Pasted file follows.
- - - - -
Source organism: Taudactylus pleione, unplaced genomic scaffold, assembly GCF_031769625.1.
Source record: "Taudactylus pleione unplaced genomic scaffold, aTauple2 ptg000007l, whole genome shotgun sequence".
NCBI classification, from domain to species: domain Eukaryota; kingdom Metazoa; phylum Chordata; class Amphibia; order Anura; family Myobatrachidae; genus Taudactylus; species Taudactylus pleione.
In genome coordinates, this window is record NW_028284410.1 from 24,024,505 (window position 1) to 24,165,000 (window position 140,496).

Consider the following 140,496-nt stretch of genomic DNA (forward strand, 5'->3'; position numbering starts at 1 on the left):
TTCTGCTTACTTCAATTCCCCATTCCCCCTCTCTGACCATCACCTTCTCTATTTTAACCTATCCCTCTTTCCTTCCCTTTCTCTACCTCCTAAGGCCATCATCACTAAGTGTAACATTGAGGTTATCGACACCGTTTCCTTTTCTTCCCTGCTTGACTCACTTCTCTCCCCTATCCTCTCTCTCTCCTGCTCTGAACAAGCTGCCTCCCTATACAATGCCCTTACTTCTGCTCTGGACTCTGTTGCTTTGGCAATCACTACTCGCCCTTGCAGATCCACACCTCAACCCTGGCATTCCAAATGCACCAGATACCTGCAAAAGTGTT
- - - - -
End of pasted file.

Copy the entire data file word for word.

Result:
Source organism: Taudactylus pleione, unplaced genomic scaffold, assembly GCF_031769625.1.
Source record: "Taudactylus pleione unplaced genomic scaffold, aTauple2 ptg000007l, whole genome shotgun sequence".
NCBI classification, from domain to species: domain Eukaryota; kingdom Metazoa; phylum Chordata; class Amphibia; order Anura; family Myobatrachidae; genus Taudactylus; species Taudactylus pleione.
In genome coordinates, this window is record NW_028284410.1 from 24,024,505 (window position 1) to 24,165,000 (window position 140,496).

Consider the following 140,496-nt stretch of genomic DNA (forward strand, 5'->3'; position numbering starts at 1 on the left):
TTCTGCTTACTTCAATTCCCCATTCCCCCTCTCTGACCATCACCTTCTCTATTTTAACCTATCCCTCTTTCCTTCCCTTTCTCTACCTCCTAAGGCCATCATCACTAAGTGTAACATTGAGGTTATCGACACCGTTTCCTTTTCTTCCCTGCTTGACTCACTTCTCTCCCCTATCCTCTCTCTCTCCTGCTCTGAACAAGCTGCCTCCCTATACAATGCCCTTACTTCTGCTCTGGACTCTGTTGCTTTGGCAATCACTACTCGCCCTTGCAGATCCACACCTCAACCCTGGCATTCCAAATGCACCAGATACCTGCAAAAGTGTT